Skip to Main Content

Wallace Henley

Wallace Henley, senior associate pastor at Houston's Second Baptist Church, is coauthor with Jonathan Sandys of God and Churchill. Henley's career, of more than forty years, has spanned newspaper journalism, politics, academia, and the church.

Henley was born on December 5, 1941—two days before the attack on Pearl Harbor. His childhood was shaped by the images of World War II, especially those of Winston Churchill. During the turbulence of the 1960s, Henley had direct engagement with the culture as a reporter and an editorialist. Later, as a presidential aide in the Nixon Administration, he witnessed firsthand the upheaval in the White House and became passionate about the spiritual dynamics of nations and their leadership. After the collapse of communism in the Soviet Union, he conducted leadership workshops throughout Eastern Europe.

He has also lectured widely on worldview, and served as an adjunct professor in worldview studies at Belhaven University, which presented him its top award for excellence in classroom teaching in 2014. He has spoken about leadership in twenty-two nations.

Henley's experiences intensified his fascination with Churchill, and especially the untold story—the spiritual dynamics behind Churchill's life and times. Wallace has authored more than twenty books, some as a collaborator with Dr. Ed Young, his pastor. Almost all of Henley's books deal with the confluence of culture and biblical revelation.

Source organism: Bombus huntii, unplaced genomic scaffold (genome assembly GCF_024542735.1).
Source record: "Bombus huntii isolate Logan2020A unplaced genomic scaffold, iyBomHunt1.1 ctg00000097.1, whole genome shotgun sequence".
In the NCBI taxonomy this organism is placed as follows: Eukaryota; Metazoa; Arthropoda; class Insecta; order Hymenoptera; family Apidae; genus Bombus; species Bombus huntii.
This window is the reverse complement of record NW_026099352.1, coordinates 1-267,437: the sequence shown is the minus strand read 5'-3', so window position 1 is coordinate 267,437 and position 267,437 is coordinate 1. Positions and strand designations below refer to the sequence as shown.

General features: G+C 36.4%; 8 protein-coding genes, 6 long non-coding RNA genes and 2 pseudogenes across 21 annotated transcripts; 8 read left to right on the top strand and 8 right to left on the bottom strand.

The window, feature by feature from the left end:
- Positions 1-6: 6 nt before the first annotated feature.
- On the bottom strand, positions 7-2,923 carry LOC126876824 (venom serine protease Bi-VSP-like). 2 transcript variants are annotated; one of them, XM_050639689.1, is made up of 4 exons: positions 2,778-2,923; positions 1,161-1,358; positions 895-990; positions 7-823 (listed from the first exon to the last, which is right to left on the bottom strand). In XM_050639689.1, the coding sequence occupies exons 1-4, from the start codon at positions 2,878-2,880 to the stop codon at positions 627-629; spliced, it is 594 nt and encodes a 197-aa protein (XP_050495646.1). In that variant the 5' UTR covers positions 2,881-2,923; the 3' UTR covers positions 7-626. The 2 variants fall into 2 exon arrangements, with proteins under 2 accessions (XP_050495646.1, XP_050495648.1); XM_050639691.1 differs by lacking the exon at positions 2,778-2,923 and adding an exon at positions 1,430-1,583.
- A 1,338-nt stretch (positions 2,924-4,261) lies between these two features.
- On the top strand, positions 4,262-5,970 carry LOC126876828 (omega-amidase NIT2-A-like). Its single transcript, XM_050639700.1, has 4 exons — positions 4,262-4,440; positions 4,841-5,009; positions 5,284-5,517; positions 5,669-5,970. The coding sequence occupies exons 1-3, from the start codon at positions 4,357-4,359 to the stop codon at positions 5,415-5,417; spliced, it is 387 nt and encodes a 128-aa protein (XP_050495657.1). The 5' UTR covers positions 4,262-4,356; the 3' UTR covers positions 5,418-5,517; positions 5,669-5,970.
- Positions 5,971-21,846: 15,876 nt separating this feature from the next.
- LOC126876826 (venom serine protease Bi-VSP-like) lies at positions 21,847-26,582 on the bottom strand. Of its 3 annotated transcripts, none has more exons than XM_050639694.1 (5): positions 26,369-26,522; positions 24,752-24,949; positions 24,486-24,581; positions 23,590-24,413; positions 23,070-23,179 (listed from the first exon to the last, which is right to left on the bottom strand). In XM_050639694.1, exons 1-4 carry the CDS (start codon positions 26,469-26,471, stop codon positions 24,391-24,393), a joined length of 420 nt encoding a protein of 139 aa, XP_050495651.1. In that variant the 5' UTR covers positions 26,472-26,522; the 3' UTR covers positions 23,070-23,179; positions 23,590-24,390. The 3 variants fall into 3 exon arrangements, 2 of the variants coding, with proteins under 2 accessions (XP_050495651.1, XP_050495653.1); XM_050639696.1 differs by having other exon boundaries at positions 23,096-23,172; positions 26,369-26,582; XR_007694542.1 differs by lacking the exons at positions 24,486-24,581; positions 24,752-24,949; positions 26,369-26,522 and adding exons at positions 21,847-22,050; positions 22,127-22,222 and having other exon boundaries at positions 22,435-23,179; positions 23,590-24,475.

As an aide to President Nixon, Henley worked on domestic policy and assisted with presidential briefings and other writings. As a journalist, he was a reporter and an editorialist. In 1968, the Presbyterian Church (USA) named Henley as the nation's top religion writer in the daily newspaper category, and in 1973, the Associated Press awarded him for his coverage of the Birmingham civil rights crisis. Today, he continues to comment on contemporary cultural issues through his column in The Christian Post.

Wallace and Irene Henley have been married since 1961. They have two children, six grandchildren, and one great-grandchild.

Churchill on Leadership